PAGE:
All of the performances are great. Ritter’s hilarious, Kelly’s too perfect, Stewart’s–Stewart. Stewart is immobile, but always active. He’s simultaneously the viewer’s guide and de facto view finder and protagonist. He doesn’t get a lot of protagonist help from Hayes’s script after a while, just because there’s too much going on, but Stewart makes it happen. In fact, he’s almost good enough for it to be believable he’s closer in age to Kelly than he is to Ritter. The chemistry between the actors is just too good. Rear Window’s got a lot of dialogue and it has to be done just right, not only for exposition, but to cultivate that chemistry. Hitchcock knows without it, Rear Window would be too voyeuristic.

Wendell Corey’s a lot of fun too as the straight man. It’s a hard part because everyone wants there to be a crime, everyone wants there to be a mystery. Except Corey. He wants to go home, so the viewer’s inclined against him. Hitchcock and Corey play with that hostility. Because it’s a smart movie.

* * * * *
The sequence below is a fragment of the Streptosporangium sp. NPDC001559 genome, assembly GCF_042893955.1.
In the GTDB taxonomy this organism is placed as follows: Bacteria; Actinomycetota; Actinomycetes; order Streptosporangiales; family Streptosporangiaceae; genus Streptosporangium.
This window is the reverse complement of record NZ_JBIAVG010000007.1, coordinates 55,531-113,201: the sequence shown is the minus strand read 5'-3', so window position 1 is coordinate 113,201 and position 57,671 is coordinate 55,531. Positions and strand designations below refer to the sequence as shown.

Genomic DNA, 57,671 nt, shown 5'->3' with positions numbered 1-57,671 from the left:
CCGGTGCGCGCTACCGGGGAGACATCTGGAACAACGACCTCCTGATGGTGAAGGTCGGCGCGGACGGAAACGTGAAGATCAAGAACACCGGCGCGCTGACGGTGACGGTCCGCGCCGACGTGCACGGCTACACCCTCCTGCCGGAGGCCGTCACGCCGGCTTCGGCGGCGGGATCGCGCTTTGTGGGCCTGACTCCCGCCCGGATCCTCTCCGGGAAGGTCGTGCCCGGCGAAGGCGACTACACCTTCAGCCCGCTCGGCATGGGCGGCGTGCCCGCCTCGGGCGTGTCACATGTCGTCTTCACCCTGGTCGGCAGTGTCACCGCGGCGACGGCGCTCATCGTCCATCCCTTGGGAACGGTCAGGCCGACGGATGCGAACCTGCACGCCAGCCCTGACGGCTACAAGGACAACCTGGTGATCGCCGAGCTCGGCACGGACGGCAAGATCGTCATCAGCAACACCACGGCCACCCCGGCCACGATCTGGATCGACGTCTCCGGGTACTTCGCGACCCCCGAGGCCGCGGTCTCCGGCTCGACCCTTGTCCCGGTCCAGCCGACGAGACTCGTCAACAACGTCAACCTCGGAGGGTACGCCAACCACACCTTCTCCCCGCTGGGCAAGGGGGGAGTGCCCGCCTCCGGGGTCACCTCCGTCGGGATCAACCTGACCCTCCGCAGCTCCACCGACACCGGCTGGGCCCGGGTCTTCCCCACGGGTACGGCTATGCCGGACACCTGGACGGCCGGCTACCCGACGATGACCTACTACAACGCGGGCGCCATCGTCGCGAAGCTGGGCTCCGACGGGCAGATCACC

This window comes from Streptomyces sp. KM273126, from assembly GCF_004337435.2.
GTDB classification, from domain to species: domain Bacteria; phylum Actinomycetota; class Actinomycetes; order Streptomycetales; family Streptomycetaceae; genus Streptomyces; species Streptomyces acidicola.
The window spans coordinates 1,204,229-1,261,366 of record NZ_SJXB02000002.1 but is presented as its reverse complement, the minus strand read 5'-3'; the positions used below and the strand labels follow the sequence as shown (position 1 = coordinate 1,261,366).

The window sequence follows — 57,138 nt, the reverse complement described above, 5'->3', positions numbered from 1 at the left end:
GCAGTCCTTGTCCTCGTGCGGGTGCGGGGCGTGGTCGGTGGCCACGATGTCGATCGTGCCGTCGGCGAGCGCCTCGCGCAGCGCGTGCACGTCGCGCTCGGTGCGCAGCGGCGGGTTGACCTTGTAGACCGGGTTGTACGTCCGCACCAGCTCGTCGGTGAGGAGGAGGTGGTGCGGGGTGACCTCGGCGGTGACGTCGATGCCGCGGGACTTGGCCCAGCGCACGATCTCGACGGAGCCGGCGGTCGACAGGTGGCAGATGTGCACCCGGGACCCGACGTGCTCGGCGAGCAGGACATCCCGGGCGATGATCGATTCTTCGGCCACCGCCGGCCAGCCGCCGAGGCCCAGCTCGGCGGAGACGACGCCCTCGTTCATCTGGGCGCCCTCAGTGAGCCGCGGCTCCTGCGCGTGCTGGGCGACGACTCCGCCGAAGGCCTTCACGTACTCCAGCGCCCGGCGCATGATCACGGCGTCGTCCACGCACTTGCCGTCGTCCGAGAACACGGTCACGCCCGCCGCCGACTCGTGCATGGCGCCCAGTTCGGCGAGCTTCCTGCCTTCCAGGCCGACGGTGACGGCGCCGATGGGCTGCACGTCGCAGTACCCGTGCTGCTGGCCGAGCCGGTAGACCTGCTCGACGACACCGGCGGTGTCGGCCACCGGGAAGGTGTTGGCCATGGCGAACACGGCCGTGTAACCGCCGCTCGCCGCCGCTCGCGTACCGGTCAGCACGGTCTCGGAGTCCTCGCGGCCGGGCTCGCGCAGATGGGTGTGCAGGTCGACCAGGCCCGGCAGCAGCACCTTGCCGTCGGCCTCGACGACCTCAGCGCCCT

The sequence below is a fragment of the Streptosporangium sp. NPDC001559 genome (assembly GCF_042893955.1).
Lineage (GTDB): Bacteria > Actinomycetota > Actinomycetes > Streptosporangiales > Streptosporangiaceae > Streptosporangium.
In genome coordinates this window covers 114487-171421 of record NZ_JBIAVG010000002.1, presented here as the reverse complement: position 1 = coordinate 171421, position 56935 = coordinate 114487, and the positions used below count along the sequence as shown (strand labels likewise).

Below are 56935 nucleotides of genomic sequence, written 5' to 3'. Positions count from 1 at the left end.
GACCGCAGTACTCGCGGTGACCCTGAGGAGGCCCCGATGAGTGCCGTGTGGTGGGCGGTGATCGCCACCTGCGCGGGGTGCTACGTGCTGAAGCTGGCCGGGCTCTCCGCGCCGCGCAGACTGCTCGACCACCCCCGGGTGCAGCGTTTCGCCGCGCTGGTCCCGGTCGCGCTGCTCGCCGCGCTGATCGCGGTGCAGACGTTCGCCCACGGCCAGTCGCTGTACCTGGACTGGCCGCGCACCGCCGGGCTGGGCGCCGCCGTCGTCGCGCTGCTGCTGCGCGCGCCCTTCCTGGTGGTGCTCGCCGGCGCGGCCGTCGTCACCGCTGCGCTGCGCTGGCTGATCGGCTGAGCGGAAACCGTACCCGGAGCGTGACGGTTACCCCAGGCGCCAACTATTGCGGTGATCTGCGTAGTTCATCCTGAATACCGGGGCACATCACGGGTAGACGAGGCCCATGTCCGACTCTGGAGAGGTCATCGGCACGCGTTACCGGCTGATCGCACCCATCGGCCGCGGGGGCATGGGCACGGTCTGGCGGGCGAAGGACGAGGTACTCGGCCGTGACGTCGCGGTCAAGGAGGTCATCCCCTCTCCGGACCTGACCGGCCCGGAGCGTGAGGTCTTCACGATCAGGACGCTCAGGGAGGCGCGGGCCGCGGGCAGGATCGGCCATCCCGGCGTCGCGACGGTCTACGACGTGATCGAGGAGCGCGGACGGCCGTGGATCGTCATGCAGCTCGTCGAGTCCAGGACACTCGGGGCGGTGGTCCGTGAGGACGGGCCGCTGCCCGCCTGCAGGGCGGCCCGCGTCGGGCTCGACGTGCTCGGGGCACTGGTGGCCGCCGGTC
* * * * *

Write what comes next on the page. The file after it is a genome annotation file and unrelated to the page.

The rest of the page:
Rear Window’s all-around awesome.

4/4★★★★

CREDITS

Directed by Alfred Hitchcock; screenplay by John Michael Hayes, based on a story by Cornell Woolrich; director of photography, Robert Burks; edited by George Tomasini; music by Franz Waxman; released by Paramount Pictures.

Starring James Stewart (L.B. Jefferies), Grace Kelly (Lisa Carol Fremont), Wendell Corey (Det. Lt. Thomas J. Doyle), Thelma Ritter (Stella), and Raymond Burr (Lars Thorwald).


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Perry Mason: The Case of the All-Star Assassin (1989, Christian I. Nyby II)